The protesters are angered by October’s election results, which saw pro-Iran groups lose seats in parliament. Security forces have been deployed to disperse the demonstrators.
Hundreds of pro-Iran demonstrators took to the streets of the Iraqi capital, Baghdad, on Friday, leading to clashes with police.
The protesters are angered by October’s election results, which saw pro-Iran groups lose seats in the Iraqi parliament. A bloc led by Shiite cleric Moqtada al-Sadr, a skeptic of Iranian influence in Iraq, won the most votes.
What do we know so far?
The demonstrators threw rocks at security forces and attempted to break into the high-security Green Zone, which is home to the US Embassy and Iraq’s election commission. Police used tear gas and fired live rounds in the air to disperse the crowd.
“There were 125 people injured, 27 of them civilians and the rest from the security forces,” the Iraqi Health Ministry said. The ministry has not confirmed any deaths from the clashes.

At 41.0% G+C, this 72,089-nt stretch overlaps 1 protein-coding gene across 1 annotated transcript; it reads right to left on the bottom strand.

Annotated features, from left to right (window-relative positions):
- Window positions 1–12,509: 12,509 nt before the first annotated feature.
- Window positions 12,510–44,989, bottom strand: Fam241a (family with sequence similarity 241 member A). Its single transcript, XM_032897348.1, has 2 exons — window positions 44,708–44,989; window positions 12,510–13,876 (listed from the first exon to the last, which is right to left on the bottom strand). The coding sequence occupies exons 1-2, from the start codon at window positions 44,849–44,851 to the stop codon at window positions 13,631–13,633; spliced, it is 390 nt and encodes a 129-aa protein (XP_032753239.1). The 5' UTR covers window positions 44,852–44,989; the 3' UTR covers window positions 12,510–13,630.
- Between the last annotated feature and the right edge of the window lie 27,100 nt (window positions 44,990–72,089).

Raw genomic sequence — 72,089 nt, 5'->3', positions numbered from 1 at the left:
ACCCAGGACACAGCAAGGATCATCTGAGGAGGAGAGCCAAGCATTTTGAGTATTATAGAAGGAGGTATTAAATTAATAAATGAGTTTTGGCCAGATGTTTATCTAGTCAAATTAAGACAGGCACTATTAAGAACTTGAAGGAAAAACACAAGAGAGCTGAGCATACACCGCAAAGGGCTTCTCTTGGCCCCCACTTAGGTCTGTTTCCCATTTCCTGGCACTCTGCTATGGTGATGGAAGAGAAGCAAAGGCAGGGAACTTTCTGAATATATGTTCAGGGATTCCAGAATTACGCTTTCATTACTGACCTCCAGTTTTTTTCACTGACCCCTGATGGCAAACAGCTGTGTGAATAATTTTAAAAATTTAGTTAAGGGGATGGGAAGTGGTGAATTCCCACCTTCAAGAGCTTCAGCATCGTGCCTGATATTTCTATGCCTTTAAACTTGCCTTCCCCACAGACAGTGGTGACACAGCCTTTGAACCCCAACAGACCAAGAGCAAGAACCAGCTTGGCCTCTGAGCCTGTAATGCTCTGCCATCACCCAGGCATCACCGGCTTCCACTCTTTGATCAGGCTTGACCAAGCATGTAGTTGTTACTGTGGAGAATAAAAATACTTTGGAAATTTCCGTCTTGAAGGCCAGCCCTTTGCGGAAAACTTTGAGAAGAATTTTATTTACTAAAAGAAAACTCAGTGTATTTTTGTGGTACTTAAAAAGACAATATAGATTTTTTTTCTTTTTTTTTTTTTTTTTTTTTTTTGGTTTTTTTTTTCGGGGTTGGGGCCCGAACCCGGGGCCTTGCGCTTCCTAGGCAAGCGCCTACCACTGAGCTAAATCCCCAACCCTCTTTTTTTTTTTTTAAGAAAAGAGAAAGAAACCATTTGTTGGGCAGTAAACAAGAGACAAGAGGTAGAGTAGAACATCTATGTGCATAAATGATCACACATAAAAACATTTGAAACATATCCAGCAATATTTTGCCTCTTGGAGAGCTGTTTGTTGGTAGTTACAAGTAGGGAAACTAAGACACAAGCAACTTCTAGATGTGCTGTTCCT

DW News | 12.10.2021
The Conquest (Fatah) Alliance, the political arm of the pro-Iranian former military force Hashed al-Shaabi, won 15 out of 329 seats in the October 10 election, down from 48 seats in the previous parliament.
Supporters of Hashed have labeled the vote a “fraud,” yet have not provided solid evidence to back up their allegations.
An anonymous leader of the Hezbollah Brigades, a faction of Hashed, told news agency AFP that “two demonstrators were killed” on Friday.
‘No to America, no to fraud’
The protesters reportedly chanted “No to America, no to fraud” as they marched through Baghdad. Hashed’s backers have demanded the complete withdrawal of US forces from the country.
Prime Minister Mustafa al-Kadhimi has ordered a probe into the violence during Friday’s demonstrations.
The protests come as Iraq experiences multiple political and economic crises.
Iraqis have become increasingly frustrated by corruption and rising poverty in the country. The coronavirus pandemic has also dampened Iraq’s economic outlook.
The elections witnessed a record low turnout, with only 41% of Iraqis having cast their ballots.
wd/nm (Reuters, AFP, dpa)